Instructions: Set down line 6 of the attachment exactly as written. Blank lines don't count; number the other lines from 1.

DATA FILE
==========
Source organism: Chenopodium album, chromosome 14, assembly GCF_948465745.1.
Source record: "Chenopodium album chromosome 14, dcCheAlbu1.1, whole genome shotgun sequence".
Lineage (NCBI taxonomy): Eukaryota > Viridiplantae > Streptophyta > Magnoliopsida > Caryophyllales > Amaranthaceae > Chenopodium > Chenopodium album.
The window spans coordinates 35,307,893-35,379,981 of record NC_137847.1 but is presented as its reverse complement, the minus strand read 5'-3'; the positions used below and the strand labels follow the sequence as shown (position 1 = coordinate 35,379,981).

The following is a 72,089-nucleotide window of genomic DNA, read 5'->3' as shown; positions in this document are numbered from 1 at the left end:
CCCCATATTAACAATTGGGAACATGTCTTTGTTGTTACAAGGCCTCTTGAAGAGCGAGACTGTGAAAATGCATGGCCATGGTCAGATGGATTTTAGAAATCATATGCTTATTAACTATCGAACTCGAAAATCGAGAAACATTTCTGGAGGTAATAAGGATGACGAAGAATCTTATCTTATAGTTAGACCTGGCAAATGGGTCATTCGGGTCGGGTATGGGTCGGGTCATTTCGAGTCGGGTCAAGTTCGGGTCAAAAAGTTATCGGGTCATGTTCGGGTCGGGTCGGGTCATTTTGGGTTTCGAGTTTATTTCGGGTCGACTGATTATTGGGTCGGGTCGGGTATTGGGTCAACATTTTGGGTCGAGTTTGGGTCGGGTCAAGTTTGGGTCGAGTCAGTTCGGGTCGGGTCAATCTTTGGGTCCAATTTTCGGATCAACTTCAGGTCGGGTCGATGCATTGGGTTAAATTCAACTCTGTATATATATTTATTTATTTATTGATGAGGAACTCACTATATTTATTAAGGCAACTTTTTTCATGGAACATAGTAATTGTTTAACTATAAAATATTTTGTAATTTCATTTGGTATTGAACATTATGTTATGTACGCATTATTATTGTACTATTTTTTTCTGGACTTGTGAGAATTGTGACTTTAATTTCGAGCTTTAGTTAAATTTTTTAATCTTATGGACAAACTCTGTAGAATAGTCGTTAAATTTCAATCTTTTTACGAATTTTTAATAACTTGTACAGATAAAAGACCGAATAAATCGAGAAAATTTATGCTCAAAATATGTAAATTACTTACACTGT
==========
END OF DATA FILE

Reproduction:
CCCCATATTAACAATTGGGAACATGTCTTTGTTGTTACAAGGCCTCTTGAAGAGCGAGACTGTGAAAATGCATGGCCATGGTCAGATGGATTTTAGAAATCATATGCTTATTAACTATCGAACTCGAAAATCGAGAAACATTTCTGGAGGTAATAAGGATGACGAAGAATCTTATCTTATAGTTAGACCTGGCAAATGGGTCATTCGGGTCGGGTATGGGTCGGGTCATTTCGAGTCGGGTCAAGTTCGGGTCAAAAAGTTATCGGGTCATGTTCGGGTCGGGTCGGGTCATTTTGGGTTTCGAGTTTATTTCGGGTCGACTGATTATTGGGTCGGGTCGGGTATTGGGTCAACATTTTGGGTCGAGTTTGGGTCGGGTCAAGTTTGGGTCGAGTCAGTTCGGGTCGGGTCAATCTTTGGGTCCAATTTTCGGATCAACTTCAGGTCGGGTCGATGCATTGGGTTAAATTCAACTCTGTATATATATTTATTTATTTATTGATGAGGAACTCACTATATTTATTAAGGCAACTTTTTTCATGGAACATAGTAATTGTTTAACTATAAAATATTTTGTAATTTCATTTGGTATTGAACATTATGTTATGTACGCATTATTATTGTACTATTTTTTTCTGGACTTGTGAGAATTGTGACTTTAATTTCGAGCTTTAGTTAAATTTTTTAATCTTATGGACAAACTCTGTAGAATAGTCGTTAAATTTCAATCTTTTTACGAATTTTTAATAACTTGTACAGATAAAAGACCGAATAAATCGAGAAAATTTATGCTCAAAATATGTAAATTACTTACACTGT